Tuesday, October 25, 2011

And then it rained, again - no floods at Occupy Dame Street

Today it rained. And rained and rained and rained and rained. Torrentially at times. I took a much-needed break from the camp and didn't go there yesterday. I now have the impression a few other people also took Sunday, and Day 16, off. Little did I know there would be an extreme weather warning, with high winds and 70 mm of rain forecast over last night and today. Worried about how the camp was faring I went in today, which I hadn't intended to do and wasn't entirely up to or for, and it was wet wet wet.


I had tooled up in waterproof trousers, jacket and comical polka dot umbrella, and worked outside in the rain for about 2 hours, trying to fix things and also with a few others make a space where a promised 16 foot diameter yurt could go. I got given out to by someone because I'd had the temerity not to be at the camp yesterday. But at least she knew she was getting unreasonably angry and wisely took herself away. It's difficult on everyone, and tempers flare. I came home briefly and headed out again, to dinner and back to camp. The rain gradually let up, the yurt got built, we managed to separate the (small amount of) dry stuff from the (large amount of) wet stuff and salvage what we could. The Gardai admired the yurt. I watched a video on someone's phone of Dundrum Town Centre with water bursting 6 foot high through its glass doors and windows, and laughed quite a bit. Consumerism defeated by nature, but Occupy Dame Street goes on. And from the first time I crossed its threshold the dreaded DTC always seemed to me like an apocalypse waiting to happen. You can almost hear the zombies groan.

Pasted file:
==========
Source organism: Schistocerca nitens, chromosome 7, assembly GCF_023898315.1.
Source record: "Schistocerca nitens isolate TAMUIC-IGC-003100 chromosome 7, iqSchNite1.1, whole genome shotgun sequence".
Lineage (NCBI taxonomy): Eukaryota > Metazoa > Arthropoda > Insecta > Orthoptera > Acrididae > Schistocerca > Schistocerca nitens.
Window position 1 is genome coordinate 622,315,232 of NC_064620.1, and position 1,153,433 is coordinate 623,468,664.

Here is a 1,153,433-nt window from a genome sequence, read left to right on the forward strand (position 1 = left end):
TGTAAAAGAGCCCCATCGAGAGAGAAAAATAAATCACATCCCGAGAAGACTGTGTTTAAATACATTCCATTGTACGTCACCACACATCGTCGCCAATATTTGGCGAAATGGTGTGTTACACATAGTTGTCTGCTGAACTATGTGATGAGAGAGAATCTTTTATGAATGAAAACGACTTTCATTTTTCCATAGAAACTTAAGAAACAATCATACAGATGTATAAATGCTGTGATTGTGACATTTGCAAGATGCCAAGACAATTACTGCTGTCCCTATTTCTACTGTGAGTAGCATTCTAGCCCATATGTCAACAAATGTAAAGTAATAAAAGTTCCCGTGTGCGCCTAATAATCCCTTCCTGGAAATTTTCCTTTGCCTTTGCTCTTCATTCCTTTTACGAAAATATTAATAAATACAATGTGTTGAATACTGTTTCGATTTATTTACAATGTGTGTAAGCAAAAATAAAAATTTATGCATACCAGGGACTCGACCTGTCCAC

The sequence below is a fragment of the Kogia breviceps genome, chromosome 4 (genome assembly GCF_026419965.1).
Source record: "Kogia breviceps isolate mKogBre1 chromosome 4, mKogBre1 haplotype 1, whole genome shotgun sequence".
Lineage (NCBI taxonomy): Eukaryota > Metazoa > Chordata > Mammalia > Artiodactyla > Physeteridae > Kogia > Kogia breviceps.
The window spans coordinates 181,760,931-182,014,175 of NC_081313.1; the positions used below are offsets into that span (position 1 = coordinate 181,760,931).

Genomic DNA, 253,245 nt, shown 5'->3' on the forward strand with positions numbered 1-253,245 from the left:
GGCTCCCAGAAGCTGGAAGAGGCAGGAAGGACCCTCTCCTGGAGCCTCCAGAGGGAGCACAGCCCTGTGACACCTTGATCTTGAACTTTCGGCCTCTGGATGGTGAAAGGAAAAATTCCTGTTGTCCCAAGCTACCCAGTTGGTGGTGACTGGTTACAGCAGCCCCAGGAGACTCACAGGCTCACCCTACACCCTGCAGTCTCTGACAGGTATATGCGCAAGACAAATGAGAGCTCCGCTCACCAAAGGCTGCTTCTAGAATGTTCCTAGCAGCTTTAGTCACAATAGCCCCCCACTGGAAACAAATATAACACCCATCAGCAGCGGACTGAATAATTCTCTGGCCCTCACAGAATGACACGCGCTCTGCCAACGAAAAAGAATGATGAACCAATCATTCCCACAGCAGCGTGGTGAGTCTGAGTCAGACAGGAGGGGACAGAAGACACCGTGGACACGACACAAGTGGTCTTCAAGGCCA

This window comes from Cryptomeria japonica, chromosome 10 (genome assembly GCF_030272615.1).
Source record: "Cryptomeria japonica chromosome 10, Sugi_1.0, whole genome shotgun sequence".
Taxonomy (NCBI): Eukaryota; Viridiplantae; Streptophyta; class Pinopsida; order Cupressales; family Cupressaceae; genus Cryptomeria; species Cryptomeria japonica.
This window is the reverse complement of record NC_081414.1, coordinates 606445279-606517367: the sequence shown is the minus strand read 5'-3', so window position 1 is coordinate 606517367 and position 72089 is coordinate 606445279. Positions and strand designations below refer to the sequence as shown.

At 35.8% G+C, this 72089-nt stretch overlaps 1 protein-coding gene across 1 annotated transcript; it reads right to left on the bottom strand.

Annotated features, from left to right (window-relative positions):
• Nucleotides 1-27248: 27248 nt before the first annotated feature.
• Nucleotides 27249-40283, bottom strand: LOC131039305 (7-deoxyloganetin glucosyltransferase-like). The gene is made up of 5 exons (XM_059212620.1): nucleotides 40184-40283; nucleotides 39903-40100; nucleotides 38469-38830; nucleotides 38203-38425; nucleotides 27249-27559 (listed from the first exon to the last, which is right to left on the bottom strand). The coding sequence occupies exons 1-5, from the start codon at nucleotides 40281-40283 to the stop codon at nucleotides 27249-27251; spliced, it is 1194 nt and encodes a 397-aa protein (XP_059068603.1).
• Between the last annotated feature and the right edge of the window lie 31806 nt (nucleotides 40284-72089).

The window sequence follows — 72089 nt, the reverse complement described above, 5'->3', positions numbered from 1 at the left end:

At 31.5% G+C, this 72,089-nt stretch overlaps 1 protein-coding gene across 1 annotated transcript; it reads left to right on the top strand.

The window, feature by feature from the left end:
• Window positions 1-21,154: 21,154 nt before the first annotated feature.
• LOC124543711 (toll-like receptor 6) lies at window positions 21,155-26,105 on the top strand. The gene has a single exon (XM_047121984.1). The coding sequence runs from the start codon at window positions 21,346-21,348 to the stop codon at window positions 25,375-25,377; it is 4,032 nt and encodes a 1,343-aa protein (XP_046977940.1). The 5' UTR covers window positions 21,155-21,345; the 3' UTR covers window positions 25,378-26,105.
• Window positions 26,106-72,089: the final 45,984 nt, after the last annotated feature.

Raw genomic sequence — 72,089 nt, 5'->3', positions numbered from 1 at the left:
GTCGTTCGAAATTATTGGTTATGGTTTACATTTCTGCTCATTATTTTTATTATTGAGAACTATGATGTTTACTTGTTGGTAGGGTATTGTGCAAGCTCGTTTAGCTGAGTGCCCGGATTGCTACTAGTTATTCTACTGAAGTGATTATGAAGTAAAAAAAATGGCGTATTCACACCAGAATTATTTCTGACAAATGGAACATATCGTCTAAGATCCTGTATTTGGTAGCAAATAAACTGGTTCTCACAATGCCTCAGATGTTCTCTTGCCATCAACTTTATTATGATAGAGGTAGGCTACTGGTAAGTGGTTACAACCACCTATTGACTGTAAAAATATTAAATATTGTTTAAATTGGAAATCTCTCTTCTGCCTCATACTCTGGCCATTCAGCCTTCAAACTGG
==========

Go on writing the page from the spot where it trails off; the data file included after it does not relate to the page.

At camp there was miscommunication about the domes that were also planned for building this evening, which was a shame. And overall the communication problems and lack of systems that have been plagueing it all week contributed to worse destruction last night and today. But we'll get there. We need way more people to be there and help out and to focus on the basics - shelter, security, warmth, food. Things seemed better when I left, cheerful, no rain, yurt intact, tents moved. I got home and discovered my flat had flooded while I'd been away for those hours trying to help the camp. The irony is too bleak; I'm going to bed.



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